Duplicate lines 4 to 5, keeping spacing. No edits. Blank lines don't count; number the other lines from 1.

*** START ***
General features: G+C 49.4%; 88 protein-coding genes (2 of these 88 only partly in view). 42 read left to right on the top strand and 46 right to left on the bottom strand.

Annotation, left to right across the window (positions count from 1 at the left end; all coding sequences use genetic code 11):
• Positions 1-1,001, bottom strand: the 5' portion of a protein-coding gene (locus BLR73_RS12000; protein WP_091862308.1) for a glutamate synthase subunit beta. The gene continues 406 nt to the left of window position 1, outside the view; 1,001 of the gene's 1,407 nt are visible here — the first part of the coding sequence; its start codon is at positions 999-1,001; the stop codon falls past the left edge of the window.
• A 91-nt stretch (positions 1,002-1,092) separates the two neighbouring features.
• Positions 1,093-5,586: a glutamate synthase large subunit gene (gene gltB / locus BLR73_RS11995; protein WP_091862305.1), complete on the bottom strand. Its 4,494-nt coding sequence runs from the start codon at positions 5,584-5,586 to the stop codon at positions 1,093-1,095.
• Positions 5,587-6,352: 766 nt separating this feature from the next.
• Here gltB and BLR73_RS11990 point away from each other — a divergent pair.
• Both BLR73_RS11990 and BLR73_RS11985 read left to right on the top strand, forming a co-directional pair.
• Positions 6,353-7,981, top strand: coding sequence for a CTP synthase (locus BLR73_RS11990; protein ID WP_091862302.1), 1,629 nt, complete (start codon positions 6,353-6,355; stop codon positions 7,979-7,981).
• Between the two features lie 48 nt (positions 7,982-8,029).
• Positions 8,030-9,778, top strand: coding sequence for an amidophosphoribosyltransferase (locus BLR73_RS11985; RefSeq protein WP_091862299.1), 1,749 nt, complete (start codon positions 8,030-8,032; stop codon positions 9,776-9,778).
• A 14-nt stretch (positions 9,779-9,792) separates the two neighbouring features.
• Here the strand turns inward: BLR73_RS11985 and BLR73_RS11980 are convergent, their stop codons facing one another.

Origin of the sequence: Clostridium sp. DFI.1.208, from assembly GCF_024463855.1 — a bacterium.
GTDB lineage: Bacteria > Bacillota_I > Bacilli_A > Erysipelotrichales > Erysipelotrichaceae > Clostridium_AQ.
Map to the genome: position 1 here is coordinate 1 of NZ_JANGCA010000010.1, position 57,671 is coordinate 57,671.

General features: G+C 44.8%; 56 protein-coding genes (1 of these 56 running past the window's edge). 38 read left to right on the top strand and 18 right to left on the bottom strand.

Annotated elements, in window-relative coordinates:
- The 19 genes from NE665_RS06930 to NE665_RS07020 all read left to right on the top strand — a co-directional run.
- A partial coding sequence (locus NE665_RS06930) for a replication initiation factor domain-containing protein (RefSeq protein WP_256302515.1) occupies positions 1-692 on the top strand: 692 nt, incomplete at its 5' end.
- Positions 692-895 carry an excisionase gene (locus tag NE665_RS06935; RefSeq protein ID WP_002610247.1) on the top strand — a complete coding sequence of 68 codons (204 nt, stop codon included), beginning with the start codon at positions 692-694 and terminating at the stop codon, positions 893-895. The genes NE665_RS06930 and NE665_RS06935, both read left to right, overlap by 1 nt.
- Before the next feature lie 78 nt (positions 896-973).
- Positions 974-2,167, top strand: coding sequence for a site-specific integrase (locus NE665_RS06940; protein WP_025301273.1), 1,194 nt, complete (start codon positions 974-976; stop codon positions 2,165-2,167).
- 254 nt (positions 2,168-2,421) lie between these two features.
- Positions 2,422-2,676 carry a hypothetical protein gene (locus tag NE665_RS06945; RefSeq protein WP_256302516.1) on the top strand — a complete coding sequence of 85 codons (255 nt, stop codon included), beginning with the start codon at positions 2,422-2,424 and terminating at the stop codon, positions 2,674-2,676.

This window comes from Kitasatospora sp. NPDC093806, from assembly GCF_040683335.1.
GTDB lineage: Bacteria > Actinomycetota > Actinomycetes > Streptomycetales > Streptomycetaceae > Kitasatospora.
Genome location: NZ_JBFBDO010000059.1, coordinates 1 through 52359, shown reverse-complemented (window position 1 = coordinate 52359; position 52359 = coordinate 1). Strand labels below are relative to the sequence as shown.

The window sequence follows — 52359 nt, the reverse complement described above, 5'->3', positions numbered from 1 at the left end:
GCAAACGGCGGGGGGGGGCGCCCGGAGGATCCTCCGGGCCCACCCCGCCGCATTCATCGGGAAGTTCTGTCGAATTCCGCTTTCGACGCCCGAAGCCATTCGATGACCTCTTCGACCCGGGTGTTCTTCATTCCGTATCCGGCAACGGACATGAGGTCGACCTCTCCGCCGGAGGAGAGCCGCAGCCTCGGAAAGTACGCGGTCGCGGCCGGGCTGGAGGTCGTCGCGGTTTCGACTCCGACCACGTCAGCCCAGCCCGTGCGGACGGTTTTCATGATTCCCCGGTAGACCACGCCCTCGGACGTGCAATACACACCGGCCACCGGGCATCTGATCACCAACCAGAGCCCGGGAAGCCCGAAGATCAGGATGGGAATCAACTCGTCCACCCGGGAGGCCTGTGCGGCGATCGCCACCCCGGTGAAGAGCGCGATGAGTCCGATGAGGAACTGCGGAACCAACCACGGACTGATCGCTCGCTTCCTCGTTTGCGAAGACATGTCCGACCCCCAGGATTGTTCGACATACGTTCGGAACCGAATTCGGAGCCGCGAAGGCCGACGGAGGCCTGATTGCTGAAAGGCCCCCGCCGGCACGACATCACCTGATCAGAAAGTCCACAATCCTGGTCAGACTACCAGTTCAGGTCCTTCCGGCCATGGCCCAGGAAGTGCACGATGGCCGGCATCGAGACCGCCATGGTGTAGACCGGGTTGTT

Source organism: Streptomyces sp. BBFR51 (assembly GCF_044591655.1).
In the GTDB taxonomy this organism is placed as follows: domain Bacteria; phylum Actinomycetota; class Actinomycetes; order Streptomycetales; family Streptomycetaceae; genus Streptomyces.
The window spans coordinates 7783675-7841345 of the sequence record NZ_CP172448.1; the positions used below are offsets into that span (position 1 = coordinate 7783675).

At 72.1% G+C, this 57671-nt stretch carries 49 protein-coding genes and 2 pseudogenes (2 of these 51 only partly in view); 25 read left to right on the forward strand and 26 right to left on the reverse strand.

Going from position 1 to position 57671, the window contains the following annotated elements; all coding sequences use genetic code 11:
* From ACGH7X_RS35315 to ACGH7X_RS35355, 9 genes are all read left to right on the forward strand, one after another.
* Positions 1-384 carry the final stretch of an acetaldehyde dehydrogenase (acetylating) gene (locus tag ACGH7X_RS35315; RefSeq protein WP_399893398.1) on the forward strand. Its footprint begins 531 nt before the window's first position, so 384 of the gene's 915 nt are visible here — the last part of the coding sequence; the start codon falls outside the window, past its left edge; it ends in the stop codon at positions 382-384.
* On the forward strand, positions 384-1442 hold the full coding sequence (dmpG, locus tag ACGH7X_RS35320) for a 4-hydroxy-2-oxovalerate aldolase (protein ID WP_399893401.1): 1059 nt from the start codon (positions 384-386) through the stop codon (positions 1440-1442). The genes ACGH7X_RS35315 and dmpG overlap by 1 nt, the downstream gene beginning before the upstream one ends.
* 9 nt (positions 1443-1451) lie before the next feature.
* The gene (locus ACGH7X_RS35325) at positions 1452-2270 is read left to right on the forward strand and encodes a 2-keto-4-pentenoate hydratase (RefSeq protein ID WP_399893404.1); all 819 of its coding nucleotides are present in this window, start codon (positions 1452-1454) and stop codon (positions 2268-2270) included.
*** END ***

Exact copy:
• A 91-nt stretch (positions 1,002-1,092) separates the two neighbouring features.
• Positions 1,093-5,586: a glutamate synthase large subunit gene (gene gltB / locus BLR73_RS11995; protein WP_091862305.1), complete on the bottom strand. Its 4,494-nt coding sequence runs from the start codon at positions 5,584-5,586 to the stop codon at positions 1,093-1,095.